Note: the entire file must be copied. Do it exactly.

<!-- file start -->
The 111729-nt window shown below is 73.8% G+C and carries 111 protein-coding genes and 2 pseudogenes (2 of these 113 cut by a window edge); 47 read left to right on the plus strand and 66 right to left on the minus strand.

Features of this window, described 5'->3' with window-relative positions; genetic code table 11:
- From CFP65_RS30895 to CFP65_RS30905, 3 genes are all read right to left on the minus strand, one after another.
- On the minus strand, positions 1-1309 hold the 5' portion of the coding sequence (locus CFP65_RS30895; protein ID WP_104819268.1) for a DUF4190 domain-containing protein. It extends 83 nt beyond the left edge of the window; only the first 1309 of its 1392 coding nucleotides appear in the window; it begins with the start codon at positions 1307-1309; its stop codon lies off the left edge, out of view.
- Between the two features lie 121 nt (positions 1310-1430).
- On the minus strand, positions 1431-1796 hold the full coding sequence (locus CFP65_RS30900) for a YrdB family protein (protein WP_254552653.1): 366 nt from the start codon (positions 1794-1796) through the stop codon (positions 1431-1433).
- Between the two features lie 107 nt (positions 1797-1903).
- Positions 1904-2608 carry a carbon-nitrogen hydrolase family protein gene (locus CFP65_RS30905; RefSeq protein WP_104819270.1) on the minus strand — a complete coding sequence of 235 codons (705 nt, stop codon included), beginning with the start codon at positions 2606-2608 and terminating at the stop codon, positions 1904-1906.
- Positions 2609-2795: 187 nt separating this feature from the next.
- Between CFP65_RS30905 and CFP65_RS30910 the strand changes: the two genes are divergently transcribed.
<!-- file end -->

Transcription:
The 111729-nt window shown below is 73.8% G+C and carries 111 protein-coding genes and 2 pseudogenes (2 of these 113 cut by a window edge); 47 read left to right on the plus strand and 66 right to left on the minus strand.

Features of this window, described 5'->3' with window-relative positions; genetic code table 11:
- From CFP65_RS30895 to CFP65_RS30905, 3 genes are all read right to left on the minus strand, one after another.
- On the minus strand, positions 1-1309 hold the 5' portion of the coding sequence (locus CFP65_RS30895; protein ID WP_104819268.1) for a DUF4190 domain-containing protein. It extends 83 nt beyond the left edge of the window; only the first 1309 of its 1392 coding nucleotides appear in the window; it begins with the start codon at positions 1307-1309; its stop codon lies off the left edge, out of view.
- Between the two features lie 121 nt (positions 1310-1430).
- On the minus strand, positions 1431-1796 hold the full coding sequence (locus CFP65_RS30900) for a YrdB family protein (protein WP_254552653.1): 366 nt from the start codon (positions 1794-1796) through the stop codon (positions 1431-1433).
- Between the two features lie 107 nt (positions 1797-1903).
- Positions 1904-2608 carry a carbon-nitrogen hydrolase family protein gene (locus CFP65_RS30905; RefSeq protein WP_104819270.1) on the minus strand — a complete coding sequence of 235 codons (705 nt, stop codon included), beginning with the start codon at positions 2606-2608 and terminating at the stop codon, positions 1904-1906.
- Positions 2609-2795: 187 nt separating this feature from the next.
- Between CFP65_RS30905 and CFP65_RS30910 the strand changes: the two genes are divergently transcribed.